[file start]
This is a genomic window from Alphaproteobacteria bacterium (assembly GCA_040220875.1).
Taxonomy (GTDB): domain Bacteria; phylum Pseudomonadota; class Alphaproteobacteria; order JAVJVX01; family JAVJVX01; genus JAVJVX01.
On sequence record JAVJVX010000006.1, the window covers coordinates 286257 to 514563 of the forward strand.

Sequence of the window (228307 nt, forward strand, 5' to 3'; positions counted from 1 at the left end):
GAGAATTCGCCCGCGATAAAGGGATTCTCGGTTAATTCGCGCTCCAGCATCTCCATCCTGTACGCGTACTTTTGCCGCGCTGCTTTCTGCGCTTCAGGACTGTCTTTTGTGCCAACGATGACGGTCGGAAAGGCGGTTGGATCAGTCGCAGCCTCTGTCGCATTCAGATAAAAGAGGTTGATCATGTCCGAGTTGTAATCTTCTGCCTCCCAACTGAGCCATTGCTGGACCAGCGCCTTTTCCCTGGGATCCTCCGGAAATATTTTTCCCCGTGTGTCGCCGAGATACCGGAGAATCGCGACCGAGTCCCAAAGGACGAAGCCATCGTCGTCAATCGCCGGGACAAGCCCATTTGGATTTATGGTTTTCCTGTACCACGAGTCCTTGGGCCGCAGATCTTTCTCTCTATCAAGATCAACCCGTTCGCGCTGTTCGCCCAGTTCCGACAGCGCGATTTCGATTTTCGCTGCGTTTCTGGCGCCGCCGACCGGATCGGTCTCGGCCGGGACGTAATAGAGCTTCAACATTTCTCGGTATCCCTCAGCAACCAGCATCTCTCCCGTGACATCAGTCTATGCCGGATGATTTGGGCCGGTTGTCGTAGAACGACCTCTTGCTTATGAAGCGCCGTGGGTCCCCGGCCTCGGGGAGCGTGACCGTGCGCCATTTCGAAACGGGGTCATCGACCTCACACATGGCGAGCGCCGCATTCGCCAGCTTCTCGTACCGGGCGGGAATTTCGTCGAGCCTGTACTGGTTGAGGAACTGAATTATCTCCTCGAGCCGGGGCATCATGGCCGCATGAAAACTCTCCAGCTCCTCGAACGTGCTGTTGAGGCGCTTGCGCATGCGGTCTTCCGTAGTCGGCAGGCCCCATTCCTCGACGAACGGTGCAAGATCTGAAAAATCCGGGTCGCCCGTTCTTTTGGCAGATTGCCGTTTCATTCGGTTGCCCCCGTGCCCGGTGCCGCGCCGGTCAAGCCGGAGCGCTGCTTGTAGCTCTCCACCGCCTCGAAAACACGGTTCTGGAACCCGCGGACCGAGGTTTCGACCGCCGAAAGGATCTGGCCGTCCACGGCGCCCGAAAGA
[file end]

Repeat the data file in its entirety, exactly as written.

This is a genomic window from Alphaproteobacteria bacterium (assembly GCA_040220875.1).
Taxonomy (GTDB): domain Bacteria; phylum Pseudomonadota; class Alphaproteobacteria; order JAVJVX01; family JAVJVX01; genus JAVJVX01.
On sequence record JAVJVX010000006.1, the window covers coordinates 286257 to 514563 of the forward strand.

Sequence of the window (228307 nt, forward strand, 5' to 3'; positions counted from 1 at the left end):
GAGAATTCGCCCGCGATAAAGGGATTCTCGGTTAATTCGCGCTCCAGCATCTCCATCCTGTACGCGTACTTTTGCCGCGCTGCTTTCTGCGCTTCAGGACTGTCTTTTGTGCCAACGATGACGGTCGGAAAGGCGGTTGGATCAGTCGCAGCCTCTGTCGCATTCAGATAAAAGAGGTTGATCATGTCCGAGTTGTAATCTTCTGCCTCCCAACTGAGCCATTGCTGGACCAGCGCCTTTTCCCTGGGATCCTCCGGAAATATTTTTCCCCGTGTGTCGCCGAGATACCGGAGAATCGCGACCGAGTCCCAAAGGACGAAGCCATCGTCGTCAATCGCCGGGACAAGCCCATTTGGATTTATGGTTTTCCTGTACCACGAGTCCTTGGGCCGCAGATCTTTCTCTCTATCAAGATCAACCCGTTCGCGCTGTTCGCCCAGTTCCGACAGCGCGATTTCGATTTTCGCTGCGTTTCTGGCGCCGCCGACCGGATCGGTCTCGGCCGGGACGTAATAGAGCTTCAACATTTCTCGGTATCCCTCAGCAACCAGCATCTCTCCCGTGACATCAGTCTATGCCGGATGATTTGGGCCGGTTGTCGTAGAACGACCTCTTGCTTATGAAGCGCCGTGGGTCCCCGGCCTCGGGGAGCGTGACCGTGCGCCATTTCGAAACGGGGTCATCGACCTCACACATGGCGAGCGCCGCATTCGCCAGCTTCTCGTACCGGGCGGGAATTTCGTCGAGCCTGTACTGGTTGAGGAACTGAATTATCTCCTCGAGCCGGGGCATCATGGCCGCATGAAAACTCTCCAGCTCCTCGAACGTGCTGTTGAGGCGCTTGCGCATGCGGTCTTCCGTAGTCGGCAGGCCCCATTCCTCGACGAACGGTGCAAGATCTGAAAAATCCGGGTCGCCCGTTCTTTTGGCAGATTGCCGTTTCATTCGGTTGCCCCCGTGCCCGGTGCCGCGCCGGTCAAGCCGGAGCGCTGCTTGTAGCTCTCCACCGCCTCGAAAACACGGTTCTGGAACCCGCGGACCGAGGTTTCGACCGCCGAAAGGATCTGGCCGTCCACGGCGCCCGAAAGA